By the time you swear you're his, / Shivering and sighing. / And he vows his passion is/ Infinite, undying. / Lady, make a note of this — /One of you is lying. ― Dorothy Parker
Edward Royzman, a psychology professor at the University of Pennsylvania, asks me to list four qualities on a piece of paper: physical attractiveness, income, kindness, and fidelity. Then he gives me 200 virtual “date points” that I’m to distribute among the four traits. The more I allocate to each attribute, the more highly I supposedly value that quality in a mate.
This experiment, which Royzman sometimes runs with his college classes, is meant to inject scarcity into hypothetical dating decisions in order to force people to prioritize.
I think for a second, and then I write equal amounts (70) next to both hotness and kindness, then 40 next to income and 20 next to fidelity.
“Oh wow,” he says.
“Your response is somewhat atypical for a female. Usually women allocate more to fidelity and less to physical attractiveness. Maybe you think fidelity is something people can cultivate over time?”
(Sure, but I mean, who would want an ugly, broke jerk sticking faithfully by their side?)
Royzman said that among his students (not in a clinical condition), men tend to spend much more on physical attractiveness, and women spend more on social attractiveness traits like kindness and intelligence.
This trait game, along with Royzman’s review of the literature on attraction, hints at some of the endless quirks of the online dating marketplace. You might like someone online, but they put 100 on income, and unfortunately you’re about a 10.
Men and women make mating decisions very differently, he speculates. Men tend to act like single-issue voters: If a prospect is not attractive enough, he or she usually doesn’t qualify for a first date, period.
For women, however, "It's a more complex choice,” he said. “What tends to matter for females is that the overall package is good," meaning that women might accept a less-attractive mate if he was outstanding in some other way. "Online, this might result in males restricting their potential mates.”
Match.com is two decades old, but new, fast-growing apps such as Tinder have shifted the online-matching emphasis back to looks. Tinder dispenses with the idea that it takes a mutual love of pho or Fleet Foxes to create a spark; instead, users of the phone app swipe through the photos of potential mates and message the ones they like. As one columnist who used the service put it, “There’s a short bio, age, and mutual friends listed, but who’s really paying attention to that stuff when your Tinder flame is wearing next to nothing on the beach?”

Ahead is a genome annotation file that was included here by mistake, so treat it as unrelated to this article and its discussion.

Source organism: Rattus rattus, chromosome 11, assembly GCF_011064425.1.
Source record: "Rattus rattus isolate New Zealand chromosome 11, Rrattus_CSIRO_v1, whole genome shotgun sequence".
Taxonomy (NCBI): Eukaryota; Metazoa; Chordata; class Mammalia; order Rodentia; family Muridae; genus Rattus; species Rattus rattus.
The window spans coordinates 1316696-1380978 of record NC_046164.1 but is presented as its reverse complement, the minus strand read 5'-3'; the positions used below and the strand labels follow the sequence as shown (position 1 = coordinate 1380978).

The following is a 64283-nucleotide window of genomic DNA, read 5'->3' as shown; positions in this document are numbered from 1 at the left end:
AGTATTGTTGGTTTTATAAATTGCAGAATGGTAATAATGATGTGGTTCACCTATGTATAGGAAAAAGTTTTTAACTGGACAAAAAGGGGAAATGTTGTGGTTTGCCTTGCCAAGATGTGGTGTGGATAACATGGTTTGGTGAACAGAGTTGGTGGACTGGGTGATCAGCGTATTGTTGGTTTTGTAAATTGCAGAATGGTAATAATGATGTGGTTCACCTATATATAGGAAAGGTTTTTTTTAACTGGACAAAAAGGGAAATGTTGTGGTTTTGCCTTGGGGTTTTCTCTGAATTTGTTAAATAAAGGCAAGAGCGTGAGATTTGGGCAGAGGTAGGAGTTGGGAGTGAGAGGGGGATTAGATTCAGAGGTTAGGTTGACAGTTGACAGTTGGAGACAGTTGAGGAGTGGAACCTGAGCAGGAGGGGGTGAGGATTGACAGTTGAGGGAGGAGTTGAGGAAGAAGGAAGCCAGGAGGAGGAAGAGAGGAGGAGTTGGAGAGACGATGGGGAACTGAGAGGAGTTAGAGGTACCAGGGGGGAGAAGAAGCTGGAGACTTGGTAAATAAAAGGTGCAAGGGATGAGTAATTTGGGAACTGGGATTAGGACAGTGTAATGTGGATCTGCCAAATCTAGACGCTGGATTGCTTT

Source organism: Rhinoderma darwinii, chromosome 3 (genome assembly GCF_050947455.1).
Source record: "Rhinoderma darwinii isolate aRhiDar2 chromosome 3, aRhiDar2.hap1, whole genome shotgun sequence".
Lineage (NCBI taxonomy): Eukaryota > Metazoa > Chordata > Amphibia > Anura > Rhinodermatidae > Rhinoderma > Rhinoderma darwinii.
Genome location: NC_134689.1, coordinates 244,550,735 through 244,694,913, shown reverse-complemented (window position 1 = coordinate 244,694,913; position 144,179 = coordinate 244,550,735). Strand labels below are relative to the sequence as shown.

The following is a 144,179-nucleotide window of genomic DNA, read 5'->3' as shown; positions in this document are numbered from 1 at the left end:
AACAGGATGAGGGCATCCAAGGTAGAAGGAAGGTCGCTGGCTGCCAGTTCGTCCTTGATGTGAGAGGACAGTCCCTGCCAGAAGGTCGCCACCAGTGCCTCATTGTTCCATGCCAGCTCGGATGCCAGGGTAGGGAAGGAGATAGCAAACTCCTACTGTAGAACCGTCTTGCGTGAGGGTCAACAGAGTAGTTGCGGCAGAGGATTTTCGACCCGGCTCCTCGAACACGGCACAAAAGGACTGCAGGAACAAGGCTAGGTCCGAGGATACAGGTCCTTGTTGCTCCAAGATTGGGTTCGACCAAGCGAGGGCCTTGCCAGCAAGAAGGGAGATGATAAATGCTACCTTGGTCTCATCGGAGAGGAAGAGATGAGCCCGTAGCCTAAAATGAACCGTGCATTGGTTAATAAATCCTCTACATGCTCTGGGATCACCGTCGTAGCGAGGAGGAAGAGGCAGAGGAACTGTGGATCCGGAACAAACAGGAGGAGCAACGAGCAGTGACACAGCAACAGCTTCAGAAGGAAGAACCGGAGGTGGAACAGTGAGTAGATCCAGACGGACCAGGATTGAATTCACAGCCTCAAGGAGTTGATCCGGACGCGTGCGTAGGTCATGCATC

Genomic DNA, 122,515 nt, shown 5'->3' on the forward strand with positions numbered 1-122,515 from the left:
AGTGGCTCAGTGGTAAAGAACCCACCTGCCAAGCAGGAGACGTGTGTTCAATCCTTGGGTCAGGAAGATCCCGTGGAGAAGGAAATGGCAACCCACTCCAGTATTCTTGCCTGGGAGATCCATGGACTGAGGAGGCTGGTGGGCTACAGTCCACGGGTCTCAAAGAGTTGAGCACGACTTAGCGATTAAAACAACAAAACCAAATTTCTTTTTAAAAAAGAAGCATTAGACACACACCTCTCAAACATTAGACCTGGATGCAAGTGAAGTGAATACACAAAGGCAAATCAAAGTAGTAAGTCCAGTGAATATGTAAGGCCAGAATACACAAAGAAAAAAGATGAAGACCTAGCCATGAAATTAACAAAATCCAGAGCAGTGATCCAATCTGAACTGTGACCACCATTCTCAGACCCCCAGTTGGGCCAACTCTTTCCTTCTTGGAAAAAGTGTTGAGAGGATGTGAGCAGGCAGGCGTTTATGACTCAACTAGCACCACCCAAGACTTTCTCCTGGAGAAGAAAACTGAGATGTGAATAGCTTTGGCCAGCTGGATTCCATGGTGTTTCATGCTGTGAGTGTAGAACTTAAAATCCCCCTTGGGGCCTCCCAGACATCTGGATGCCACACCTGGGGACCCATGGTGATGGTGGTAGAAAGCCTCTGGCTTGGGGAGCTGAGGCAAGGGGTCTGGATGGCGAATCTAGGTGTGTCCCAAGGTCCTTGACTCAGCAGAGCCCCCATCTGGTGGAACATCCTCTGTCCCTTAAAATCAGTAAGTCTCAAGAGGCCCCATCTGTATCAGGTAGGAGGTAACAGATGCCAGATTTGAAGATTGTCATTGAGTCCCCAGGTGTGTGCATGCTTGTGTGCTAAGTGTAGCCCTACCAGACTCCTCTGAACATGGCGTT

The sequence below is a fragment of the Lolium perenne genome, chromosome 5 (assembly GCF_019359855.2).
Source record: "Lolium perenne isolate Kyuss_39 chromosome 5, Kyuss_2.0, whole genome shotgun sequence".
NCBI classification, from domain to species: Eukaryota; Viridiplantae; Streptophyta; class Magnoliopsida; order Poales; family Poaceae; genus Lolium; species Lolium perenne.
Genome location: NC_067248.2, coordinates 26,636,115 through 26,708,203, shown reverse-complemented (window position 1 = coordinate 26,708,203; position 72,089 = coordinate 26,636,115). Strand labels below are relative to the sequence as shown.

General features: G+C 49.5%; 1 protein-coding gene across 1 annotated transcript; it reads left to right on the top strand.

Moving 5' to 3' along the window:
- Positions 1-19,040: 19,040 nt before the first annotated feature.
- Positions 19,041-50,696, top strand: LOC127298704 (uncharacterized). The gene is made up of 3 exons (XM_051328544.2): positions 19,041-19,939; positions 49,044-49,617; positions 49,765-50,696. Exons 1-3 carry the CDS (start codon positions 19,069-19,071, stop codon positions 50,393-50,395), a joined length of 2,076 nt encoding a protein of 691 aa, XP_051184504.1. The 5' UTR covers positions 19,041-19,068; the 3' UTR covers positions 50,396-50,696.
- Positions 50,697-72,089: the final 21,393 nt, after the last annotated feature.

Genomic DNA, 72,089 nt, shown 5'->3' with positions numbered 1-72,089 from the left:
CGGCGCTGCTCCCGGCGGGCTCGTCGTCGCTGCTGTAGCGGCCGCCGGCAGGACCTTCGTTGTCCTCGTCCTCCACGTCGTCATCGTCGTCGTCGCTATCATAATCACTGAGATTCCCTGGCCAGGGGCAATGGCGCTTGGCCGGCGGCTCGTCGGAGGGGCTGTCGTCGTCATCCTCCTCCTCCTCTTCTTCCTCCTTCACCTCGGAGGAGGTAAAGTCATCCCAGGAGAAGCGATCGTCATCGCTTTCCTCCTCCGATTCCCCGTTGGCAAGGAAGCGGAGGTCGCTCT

Then there’s Hinge, which uses a similar interface, but is backed by recommendations from the user’s “social graph,” such as their school or career field. Grindr serves up a mosaic of gay bachelors’ head and body shots. There are also a raft of appearance-based spin-off sites, such as Facemate, a service that aims to match people who look physically similar and thus, the company’s founder claims, are more likely to have chemistry.
This more superficial breed of dating sites is capitalizing on a clear trend. Only 36 percent of adults say marriage is one of the most important things in life, according to a 2010 Pew study, and only 28 percent say there is one true love for every person (men are more likely to say so than women). Rather than attempting to hitch people for life based on a complex array of intrinsic qualities, why not just offer daters a gaggle of visually appealing admirers?
Recent research has examined what makes people desire each other digitally, as well as whether our first impressions of online photos ultimately matter. Here, then, is how to date online like a social scientist.
Does the photo matter?
Tinder offers a one-sentence tagline and a selection of five photos, including the all-important first photo, or “calling card,” as the writer Amanda Lewis put it. She points out a few other tips in her “Tinder glossary:” “Most players reflexively swipe left [reject] at the sight of a toddler or baby,” but posing with your adorable Lab can be an “effective misdirection.” And then there’s the iron law that “95 percent of players who choose a calling card that does not include a clear shot of their face are unattractive.”
It’s not the first time in history that a face plays such an important role in one’s fate. Physiognomy, or the bogus theory that we can predict a person’s character from their features, was once a widespread doctrine. Charles Darwin first began to develop his theory of natural selection while journeying on the HMS Beagle as a “gentleman companion” to its captain, Robert Fitzroy, but only after nearly being turned down from the job because Fitzroy thought “no man with such a nose could have the energy" required for an arduous voyage.
There has been some evidence that strangers can accurately predict qualities like extraversion, emotional stability, and self-esteem based on photos. Hockey players with wider faces, considered a sign of aggression, spend more time in the penalty box.
It takes longer, more meaningful interactions, however, to pinpoint other traits, like if the prospective mate is open, agreeable, or neurotic. It seems people might only be able to determine the extremes of a personality from a photo, rather than its nuances. (One study found that the owner of an "honest" face is not any more likely to be trustworthy, for example.)